Many companies say they have an open door policy. It’s expected and often seen as part of the culture of workplaces today. But is it really true? If they don’t have the right avenues in place to report issues or concerns, then probably not.
It takes more to build a culture of accountability and openness than a few words in an employee handbook. And no matter what you say, your employees care what you do. One of the biggest things that can derail a company is creating a culture (intentionally or unintentionally) where people aren’t comfortable talking about concerns or issues.
If you want to intentionally create a culture where people are comfortable reporting issues, you need to offer three avenues for reporting: supervisor, a non-direct supervisor inside the organization, and an outside third party. And all of those people need to be adequately trained and held accountable for responding appropriately to employees who report an issue.
At minimum an employee should feel comfortable talking to their direct supervisor. That supervisor has to show them that they care about their well-being, that they’re open to feedback, and that they’re able to talk about issues without taking it personally.
Be careful that you don’t undermine this by how you’ve treated employees in the past. In any organization, there’s the official orientation that happens when a new employee starts—hello, how are you, here’s your position, here’s what you do, here’s what the company expects of you, and here’s what you should expect from the company.
There’s also a second orientation, though, and that happens in the break room when current employees tell the new employee their insider info. If they tell the new employee not to make waves by reporting any concerns because of how management will react, that’s an issue. You can say you have an open door policy, but if the second orientation contradicts it, you really don’t.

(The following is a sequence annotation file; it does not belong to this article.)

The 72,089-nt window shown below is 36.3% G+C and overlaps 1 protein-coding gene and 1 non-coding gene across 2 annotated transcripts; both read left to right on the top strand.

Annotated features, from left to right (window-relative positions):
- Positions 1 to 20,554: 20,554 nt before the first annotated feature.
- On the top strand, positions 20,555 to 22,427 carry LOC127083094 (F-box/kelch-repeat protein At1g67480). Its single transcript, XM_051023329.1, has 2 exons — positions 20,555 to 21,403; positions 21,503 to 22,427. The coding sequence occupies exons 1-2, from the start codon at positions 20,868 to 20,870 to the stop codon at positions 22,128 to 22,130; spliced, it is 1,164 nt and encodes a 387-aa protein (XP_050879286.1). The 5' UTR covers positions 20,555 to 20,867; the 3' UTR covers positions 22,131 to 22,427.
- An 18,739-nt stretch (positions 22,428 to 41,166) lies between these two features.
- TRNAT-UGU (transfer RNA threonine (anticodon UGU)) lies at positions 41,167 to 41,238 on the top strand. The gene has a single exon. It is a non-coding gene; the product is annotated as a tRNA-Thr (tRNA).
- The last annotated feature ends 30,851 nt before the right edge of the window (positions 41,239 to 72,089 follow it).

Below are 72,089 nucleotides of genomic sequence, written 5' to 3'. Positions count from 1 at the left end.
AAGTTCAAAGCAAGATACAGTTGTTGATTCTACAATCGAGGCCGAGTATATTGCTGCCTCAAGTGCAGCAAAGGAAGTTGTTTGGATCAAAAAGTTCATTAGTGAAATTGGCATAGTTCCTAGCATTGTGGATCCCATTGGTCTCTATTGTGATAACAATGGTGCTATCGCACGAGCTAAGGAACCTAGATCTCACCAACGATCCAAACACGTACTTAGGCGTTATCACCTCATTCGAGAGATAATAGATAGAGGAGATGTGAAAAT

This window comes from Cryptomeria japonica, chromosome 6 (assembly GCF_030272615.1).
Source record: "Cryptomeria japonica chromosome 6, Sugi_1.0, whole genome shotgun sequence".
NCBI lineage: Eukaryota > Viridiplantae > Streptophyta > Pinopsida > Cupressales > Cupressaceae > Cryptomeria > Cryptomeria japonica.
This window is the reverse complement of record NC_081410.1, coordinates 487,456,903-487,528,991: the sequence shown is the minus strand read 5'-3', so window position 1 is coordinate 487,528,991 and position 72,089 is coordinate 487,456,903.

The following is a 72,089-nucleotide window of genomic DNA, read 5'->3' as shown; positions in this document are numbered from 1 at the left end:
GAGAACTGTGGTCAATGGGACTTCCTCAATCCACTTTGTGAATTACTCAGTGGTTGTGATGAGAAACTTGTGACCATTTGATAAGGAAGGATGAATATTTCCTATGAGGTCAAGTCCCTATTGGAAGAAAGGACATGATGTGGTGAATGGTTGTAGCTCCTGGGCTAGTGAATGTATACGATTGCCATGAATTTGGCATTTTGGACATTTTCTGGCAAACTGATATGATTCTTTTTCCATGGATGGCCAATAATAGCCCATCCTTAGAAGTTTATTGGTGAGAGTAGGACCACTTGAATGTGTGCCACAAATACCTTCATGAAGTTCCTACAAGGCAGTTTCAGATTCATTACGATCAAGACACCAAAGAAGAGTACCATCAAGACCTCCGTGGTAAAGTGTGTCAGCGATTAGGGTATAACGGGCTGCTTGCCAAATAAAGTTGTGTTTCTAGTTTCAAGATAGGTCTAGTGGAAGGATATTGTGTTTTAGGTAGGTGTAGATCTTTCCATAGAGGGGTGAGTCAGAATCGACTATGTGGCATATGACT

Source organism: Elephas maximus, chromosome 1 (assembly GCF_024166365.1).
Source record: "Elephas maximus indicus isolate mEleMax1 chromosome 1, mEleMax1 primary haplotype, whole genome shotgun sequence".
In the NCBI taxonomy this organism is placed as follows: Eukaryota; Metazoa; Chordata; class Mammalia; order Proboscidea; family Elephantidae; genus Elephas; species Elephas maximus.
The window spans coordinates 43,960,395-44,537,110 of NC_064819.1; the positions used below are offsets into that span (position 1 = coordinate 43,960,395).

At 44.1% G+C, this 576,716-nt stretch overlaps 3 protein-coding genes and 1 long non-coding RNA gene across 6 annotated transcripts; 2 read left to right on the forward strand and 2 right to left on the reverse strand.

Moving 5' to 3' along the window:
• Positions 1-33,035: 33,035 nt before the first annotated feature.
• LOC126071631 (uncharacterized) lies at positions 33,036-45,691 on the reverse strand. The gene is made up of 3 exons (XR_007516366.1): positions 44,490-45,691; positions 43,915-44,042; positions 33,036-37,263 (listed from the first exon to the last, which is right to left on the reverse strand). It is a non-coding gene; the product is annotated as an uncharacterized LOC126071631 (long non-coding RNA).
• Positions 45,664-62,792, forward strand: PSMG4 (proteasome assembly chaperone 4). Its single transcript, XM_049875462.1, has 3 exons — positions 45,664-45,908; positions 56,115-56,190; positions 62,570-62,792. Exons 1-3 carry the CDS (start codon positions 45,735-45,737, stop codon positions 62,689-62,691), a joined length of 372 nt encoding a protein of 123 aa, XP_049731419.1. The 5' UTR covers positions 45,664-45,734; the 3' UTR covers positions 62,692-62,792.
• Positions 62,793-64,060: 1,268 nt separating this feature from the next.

The second avenue for an employee to report an issue is a non-supervisor inside the organization. A lot of times this is where we run into trouble, because when employees talk to someone not in the direct chain of command, the focus becomes “Why didn’t they talk to me first? I’m their supervisor.”
That’s not where you should focus. Focus on the issue. It matters that the employee brought it up, not how they brought it up. We want to fix the problem. Employees should know that even if they go over their supervisor’s head or to someone else in the organization, they’ll be heard and not punished for skirting the chain of command. There are a lot of reasons an employee might feel more comfortable reporting an issue to someone else, and it’s important to recognize and support that.
Outside third party
An outside third party for reporting is fairly common, even though many people don’t realize it. Many nonprofits will have a compliance officer that sits on the board who serves as an outside third party for reporting concerns, and businesses may have an outside HR company to serve that purpose. So often things get held behind the curtain because employees are afraid of the response they’ll receive from their supervisor or someone else within the company. An outside third party might be a more comfortable option for that employee, whether it’s a consulting company like WhyHR or a reporting hotline that connects to an outside organization.
You want to make your company better. That means making people feel comfortable reporting issues and problems in whatever way suits them. Make it as easy as possible by providing these three avenues of reporting and ensuring your company culture supports employees who come forward with an issue.
Need help training your managers to properly handle employee concerns or want to add an outside third party option for reporting? Contact WhyHR to discuss your needs and how our services might help.